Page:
Chicken Vindaloo




Chicken Vindaloo with Baby Marrow / Courgettes / Zuchinni

I love all foods hot and spicy and in zhoosing up my meals I think creatively to enhance a boring supper and blending flavours to create a dish that is appealing in both looks and taste.  I was browsing through my mum’s recipe books in KZN last week and came across a vindaloo recipe that was handed to her by a friend that I never had the privilege of meeting. The friend was of Goan  origin and worked as a cook to many in Durban. On a trip to Goa  (West India) a few years ago, I had the pleasure of tasting vindaloo, in both fish and chicken and nothing eaten thereafter compared to it.  I have adapted the recipe to make it  Paleo Detox friendly and the pungency of the cloves and red crushed chilli work well to create a good vindaloo, without wine or white wine vinegar, as was in the original recipe.  I also added baby marrow / courgette / zuchinni (instead of potatoes) to bulk up the meal and include a fair measure of vegetable carbohydrates.

The Vindaloo itself, originated in the Indian region of Goa and it is derived from a Portuguese dish known as “Vinha De Alhos” which translates as “wine and garlic”.  The Portuguese dish was effectively a wine and garlic based stew which was typically made with Pork and served around Christmas time.  However, after the dish was introduced to India, it changed rapidly to what we now know as the Vindaloo with the introduction of chillies and different Goan spices.  
A Chicken Vindaloo isn’t generally that popular in India, other than in Goa, but the dish has become very popular in the UK, the Middle East, the US and Canada and also Australia and New Zealand, where it is pretty much universally included on Indian restaurant and take away menus.

It also seems to taste much nicer if eaten a day or two after preparation as this allows more time for the flavours to be absorbed by the meat and although some of the flavours and spices can be used in different quantities to vary the dish according to taste, one thing to remember is not to reduce or change the amount of vinegar as a Vindaloo get its excellent flavour only as a result of the vinegar in the recipe. For my purposes, I used cloves and dry red chillies as a flavour enhancer.

Typically the Goans use pork with a traditional Vindaloo, but it can be prepared with beef, chicken, seafood and also vegetables such as potatoes, peas and other root vegetables.  Here I’ve decided to use chicken.  Generally a paste of the spices which includes sugar is made, along with a base of oil, garlic and onion.  I have adapted the recipe according my purposes.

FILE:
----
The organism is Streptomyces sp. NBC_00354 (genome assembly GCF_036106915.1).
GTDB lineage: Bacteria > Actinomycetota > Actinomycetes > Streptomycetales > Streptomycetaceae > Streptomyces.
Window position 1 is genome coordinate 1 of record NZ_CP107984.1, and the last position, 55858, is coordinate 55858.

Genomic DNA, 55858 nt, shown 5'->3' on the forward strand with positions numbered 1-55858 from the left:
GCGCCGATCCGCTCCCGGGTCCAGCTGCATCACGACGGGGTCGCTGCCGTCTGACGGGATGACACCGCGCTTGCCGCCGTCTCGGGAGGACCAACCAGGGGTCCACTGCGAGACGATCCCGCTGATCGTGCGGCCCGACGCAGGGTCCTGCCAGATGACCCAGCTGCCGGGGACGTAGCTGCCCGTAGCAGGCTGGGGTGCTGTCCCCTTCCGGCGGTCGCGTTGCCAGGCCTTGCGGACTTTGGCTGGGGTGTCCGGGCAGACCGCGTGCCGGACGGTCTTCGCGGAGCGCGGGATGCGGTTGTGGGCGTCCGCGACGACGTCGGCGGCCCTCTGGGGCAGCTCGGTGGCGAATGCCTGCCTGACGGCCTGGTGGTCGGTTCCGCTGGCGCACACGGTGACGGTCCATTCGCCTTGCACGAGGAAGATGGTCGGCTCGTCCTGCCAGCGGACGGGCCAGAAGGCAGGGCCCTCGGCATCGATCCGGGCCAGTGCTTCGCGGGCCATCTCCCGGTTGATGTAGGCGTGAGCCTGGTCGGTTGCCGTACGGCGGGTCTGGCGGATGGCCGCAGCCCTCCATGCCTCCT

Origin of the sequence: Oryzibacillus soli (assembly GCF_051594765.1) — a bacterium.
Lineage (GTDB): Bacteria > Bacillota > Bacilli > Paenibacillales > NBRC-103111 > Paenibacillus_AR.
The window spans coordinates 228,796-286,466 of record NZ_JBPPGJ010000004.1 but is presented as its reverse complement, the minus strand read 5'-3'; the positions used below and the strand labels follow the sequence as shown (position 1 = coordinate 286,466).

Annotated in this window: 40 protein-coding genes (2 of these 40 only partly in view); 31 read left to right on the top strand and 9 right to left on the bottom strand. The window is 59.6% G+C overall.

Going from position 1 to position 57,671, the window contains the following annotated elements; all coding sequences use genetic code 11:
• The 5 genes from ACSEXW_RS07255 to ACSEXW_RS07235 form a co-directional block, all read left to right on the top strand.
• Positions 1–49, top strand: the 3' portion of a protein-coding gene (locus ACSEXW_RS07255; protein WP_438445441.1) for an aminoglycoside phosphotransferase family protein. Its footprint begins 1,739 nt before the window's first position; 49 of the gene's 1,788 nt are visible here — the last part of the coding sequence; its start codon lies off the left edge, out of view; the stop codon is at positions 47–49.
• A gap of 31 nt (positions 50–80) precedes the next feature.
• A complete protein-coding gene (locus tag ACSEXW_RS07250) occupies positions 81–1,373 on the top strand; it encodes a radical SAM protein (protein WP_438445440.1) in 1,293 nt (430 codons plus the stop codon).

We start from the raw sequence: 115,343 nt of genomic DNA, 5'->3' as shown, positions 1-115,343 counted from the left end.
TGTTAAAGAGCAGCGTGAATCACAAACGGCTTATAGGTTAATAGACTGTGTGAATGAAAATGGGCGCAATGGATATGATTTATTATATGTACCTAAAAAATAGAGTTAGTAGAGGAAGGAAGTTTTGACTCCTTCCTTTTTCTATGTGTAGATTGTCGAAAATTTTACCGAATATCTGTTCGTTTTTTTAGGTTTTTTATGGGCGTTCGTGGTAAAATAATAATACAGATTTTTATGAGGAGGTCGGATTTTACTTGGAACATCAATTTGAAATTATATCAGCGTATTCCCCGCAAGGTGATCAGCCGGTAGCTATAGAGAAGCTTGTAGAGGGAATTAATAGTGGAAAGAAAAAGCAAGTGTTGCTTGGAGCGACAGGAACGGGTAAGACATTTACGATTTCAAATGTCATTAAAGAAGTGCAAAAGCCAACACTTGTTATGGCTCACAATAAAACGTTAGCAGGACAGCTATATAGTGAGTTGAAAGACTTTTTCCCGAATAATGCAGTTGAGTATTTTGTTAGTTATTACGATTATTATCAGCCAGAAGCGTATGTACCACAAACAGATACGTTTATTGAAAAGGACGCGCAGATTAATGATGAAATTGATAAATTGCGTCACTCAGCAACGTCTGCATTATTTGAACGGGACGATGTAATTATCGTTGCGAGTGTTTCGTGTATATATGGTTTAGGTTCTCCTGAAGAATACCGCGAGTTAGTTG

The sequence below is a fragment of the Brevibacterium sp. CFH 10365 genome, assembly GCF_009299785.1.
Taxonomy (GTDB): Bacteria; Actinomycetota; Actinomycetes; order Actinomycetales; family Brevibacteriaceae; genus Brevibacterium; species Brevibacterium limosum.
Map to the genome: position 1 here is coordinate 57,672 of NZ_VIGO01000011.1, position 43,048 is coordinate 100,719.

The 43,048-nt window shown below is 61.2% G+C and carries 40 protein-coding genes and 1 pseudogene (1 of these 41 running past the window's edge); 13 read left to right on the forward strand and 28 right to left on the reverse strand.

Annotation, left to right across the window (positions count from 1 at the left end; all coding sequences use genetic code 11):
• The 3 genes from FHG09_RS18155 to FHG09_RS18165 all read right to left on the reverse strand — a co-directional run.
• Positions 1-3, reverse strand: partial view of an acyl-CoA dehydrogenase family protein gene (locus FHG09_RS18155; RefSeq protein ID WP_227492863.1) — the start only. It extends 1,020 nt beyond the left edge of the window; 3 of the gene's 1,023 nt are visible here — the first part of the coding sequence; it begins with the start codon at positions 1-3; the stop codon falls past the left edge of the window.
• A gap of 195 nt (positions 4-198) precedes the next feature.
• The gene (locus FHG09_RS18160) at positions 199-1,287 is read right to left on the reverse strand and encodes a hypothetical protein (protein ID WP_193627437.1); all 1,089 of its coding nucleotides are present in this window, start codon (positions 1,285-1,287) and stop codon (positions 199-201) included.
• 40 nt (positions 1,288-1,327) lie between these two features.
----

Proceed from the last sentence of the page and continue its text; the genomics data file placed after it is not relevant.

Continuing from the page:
Ingredients

200g chicken breast meat cubed
3-4 baby marrows / courgettes cutting into 3s
2 tblsp coconut oil or ghee (olive oil may be used)
1 onion finely chopped
5ml freshly ground salt
5ml (1tsp) red chilli powder
a pinch of tumeric
1 tsp green chillie, finely chopped or minced (this may vary according to your heat requirements)
2.5ml (1/2 tsp) garam masala
15ml (1 tblsp) coriander powder
250ml (I cup) water, boiling
1 tomato peeled and chopped or grated
2-3 whole cardamom
2-3 whole cloves
1-2 cinnamon sticks
5ml (1tsp) crushed dried red chillies
15ml 1 tblsp tomato paste (sugar and preservative free)
1.5 tsp freshly ground garlic and ginger
2-3 tblsp fresh coriander chopped
Optional:  Curry leaves, added with the onions
3-6 tblsp of white wine vinegar
Adding extra red chilli powder and green chilli to increase the spiciness.  Add bits at a time and do the taste test!

Here’s How

  • Add the crushed ground garlic, ginger, salt and red chilli powder to the chicken pieces, mix and set aside for 10 minutes

  • Heat the oil in a pot or wok.  Add the cardamom, cloves and cinnamon sticks
  • Add onions and fry until soft, then add the chopped /grated tomato.  Cook until the onions and tomato are almost melted or have formed a nice thick masala
 

  • Add the turmeric powder, garam masala, coriander powder, green chillies and crushed red chillies

  • Add the chicken and stir.  If the curry is too dry and tends to stick to the pot, add half to one cup of boiling water and stir
 

  • Add the tomato paste and stir until all the pieces are well coated.  Cook until the chicken is tender


  • Add the baby marrow about 5-10 minutes before end of cooking time to the vindaloo.

  • Add the chopped fresh coriander leaves and serve.
 

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Prava Singh

A Mom, daughter, wife, sister, aunt and friend experiencing life through an evolutionary body with a revolutionary mind... A recent past former Type 2 insulin dependent and hypertensive walking time-bomb for 13.5 years, I have made positive lifestyle changes that has aided and abetted my health status for my overall betterment. Passionate about all things food, with a proud Indian heritage, I regularly blog my culinary attempts that have worked for me in my endeavours to break the shackles of food addictions and food slavery. Passionate about people too, my decision to share these endeavours is driven by informing others that a lifestyle change through food is indeed possible. I have indeed survived high school and survived life too in the most interesting and thought-provoking ways. Having lost over 50kgs of excess weight in just under a year, I have reclaimed my life and am thoroughly enjoying the journey.

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3 Responses

  1. Tam says:

    omg! That looks DIVINE! Pity my wife doesn’t like hot food. But my goodness, I want to pull up a chair right now and tuck in.

  2. Prava says:

    it was devine Tam, you may adjust the chilli powder, cloves and both green and red chilli to suit your taste. :)

  3. Tam says:

    Cool. I will. And I love the broccoli recipe as well. I think I’ll try it this weekend

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